Ask the Expert: Board agendaUpdated: 10th Feb 2012 at 09:07am
Chris Davies, a solicitor at Darwin Gray, offers guidance on commercial contracts.
Q: Commercial Contracts – It will be fine….right?
In any relationship there is always the chance of things going sour. As lawyers, we often see disputes and the resulting damage. In business relationships, you really need to be prepared for the worst to ensure that you are not at unreasonable risk financially if it doesn't work out. No matter if a contract is big or small, you need to think about dispute resolution before you actually need to use it!
One of the first things you should think about when putting together a new agreement with a supplier, partner, client, or any other business for that matter, is how to deal with the relationship if it all goes wrong. Some directors might say that this is negative thinking, but it's actually about being sensible and well prepared.
This is especially important for business deals between friends, as often both parties are pouring a lot of resource into the business and these close relationships are the last ones you would expect to end badly. Carefully drafted written agreements can help ensure that in the "unlikely event of a catastrophe" you both end out coming out of the relationship with as few bruises as possible.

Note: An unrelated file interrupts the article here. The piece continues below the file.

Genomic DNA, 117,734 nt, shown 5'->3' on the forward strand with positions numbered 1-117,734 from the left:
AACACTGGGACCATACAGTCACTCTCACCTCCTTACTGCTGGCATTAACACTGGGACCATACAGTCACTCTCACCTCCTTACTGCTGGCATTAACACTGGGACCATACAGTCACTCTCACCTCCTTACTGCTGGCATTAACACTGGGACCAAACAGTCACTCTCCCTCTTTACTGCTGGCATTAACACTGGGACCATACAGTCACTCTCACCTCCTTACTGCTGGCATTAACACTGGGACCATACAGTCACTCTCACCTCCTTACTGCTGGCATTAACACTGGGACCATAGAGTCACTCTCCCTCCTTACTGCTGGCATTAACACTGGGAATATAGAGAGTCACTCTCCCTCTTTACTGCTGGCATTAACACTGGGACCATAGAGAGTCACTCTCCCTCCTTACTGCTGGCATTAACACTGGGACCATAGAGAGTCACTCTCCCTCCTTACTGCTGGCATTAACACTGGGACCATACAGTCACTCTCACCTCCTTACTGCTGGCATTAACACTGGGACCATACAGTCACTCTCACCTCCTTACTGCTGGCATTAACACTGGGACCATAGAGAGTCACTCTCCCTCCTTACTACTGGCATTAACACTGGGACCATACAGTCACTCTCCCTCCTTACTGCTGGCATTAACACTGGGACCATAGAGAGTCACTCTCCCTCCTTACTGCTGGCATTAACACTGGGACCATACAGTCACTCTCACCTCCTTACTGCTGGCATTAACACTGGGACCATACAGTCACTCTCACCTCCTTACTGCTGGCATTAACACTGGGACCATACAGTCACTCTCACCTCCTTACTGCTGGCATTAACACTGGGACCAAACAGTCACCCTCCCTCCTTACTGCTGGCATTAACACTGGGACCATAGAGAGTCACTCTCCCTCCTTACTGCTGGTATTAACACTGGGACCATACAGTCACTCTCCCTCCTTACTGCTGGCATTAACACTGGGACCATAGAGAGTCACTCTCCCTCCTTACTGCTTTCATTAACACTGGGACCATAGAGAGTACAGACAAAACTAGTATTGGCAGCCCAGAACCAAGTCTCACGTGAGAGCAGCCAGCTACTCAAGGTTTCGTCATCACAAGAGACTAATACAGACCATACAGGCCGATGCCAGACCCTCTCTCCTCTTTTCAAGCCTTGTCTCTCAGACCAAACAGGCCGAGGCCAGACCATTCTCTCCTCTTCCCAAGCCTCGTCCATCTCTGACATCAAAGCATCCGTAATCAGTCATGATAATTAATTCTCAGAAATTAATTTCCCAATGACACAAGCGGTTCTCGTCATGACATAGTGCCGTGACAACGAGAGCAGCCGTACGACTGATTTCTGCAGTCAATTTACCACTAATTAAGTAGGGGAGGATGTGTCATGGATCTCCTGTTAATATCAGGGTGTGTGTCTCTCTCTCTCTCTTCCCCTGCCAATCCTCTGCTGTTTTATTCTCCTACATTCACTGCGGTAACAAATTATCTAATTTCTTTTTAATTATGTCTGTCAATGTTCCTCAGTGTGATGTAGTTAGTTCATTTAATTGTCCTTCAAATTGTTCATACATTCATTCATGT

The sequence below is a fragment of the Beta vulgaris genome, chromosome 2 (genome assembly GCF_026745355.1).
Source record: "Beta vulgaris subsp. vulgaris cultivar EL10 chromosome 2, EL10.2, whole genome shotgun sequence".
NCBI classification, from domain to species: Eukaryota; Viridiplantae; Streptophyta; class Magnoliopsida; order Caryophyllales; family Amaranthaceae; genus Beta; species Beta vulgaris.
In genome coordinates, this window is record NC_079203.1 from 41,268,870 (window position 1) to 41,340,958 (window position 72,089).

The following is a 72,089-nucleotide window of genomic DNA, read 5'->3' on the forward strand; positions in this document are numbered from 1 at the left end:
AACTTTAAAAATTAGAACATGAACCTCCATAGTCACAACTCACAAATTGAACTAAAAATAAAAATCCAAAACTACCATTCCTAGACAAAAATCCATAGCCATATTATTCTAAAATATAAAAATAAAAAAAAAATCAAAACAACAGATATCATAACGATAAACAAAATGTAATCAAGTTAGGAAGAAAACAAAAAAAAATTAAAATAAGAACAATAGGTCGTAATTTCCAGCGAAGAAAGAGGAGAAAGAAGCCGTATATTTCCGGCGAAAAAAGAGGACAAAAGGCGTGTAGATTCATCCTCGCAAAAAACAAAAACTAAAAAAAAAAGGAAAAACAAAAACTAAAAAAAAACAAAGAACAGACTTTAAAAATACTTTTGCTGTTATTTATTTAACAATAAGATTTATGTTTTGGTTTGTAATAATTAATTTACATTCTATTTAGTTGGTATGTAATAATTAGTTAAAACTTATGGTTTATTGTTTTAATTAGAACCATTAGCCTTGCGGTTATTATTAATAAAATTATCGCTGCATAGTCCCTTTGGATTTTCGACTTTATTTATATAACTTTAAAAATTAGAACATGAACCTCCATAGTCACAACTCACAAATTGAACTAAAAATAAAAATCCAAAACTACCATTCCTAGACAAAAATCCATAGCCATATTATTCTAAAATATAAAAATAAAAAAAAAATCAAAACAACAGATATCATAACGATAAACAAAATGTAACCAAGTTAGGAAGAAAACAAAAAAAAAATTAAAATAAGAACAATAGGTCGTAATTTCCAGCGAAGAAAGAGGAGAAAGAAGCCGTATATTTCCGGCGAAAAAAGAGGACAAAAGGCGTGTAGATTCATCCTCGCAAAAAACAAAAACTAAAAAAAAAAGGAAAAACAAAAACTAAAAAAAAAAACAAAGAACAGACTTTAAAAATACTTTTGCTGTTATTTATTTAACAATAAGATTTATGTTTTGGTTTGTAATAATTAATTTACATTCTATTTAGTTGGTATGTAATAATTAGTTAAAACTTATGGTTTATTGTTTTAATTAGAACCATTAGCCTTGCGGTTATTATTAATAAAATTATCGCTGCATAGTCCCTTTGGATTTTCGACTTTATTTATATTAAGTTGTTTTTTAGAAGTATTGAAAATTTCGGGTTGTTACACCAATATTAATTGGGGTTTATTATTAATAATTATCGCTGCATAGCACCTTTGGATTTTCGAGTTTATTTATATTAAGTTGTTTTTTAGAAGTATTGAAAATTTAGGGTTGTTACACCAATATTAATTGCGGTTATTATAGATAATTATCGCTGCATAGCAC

The kind of dispute resolution topics a well drafted agreement might include are:
• What happens when a difference arises?
• How does each business/person communicate their "issue" to the other?
• How long has everyone got to work things out, and what's the process?
• If it cannot be resolved easily, what's the next step? Arbitration? Mediation? Something else?
• At what stage might the dispute go to court?
• If it does, who pays costs, and in what circumstances?
You might be reading this thinking that sorting out dispute resolution clauses for your various business agreements probably isn't at the top of your ‘to do’ list. But it probably should be. You should give this a higher priority and make sure you review, oor at least think about, contracts and get something written in place. It could be an absolute saviour when you need it.
You never know when you’ll need it.
Chris deals with corporate transactional work, including share acquisitions, disposals and management buy-outs as well as corporate re-organisations and general company advisory work. This ranges from owner-managed businesses to large private limited companies. Chris also deals with non-contentious intellectual property work including licensing, transactional, research and development/collaboration matters.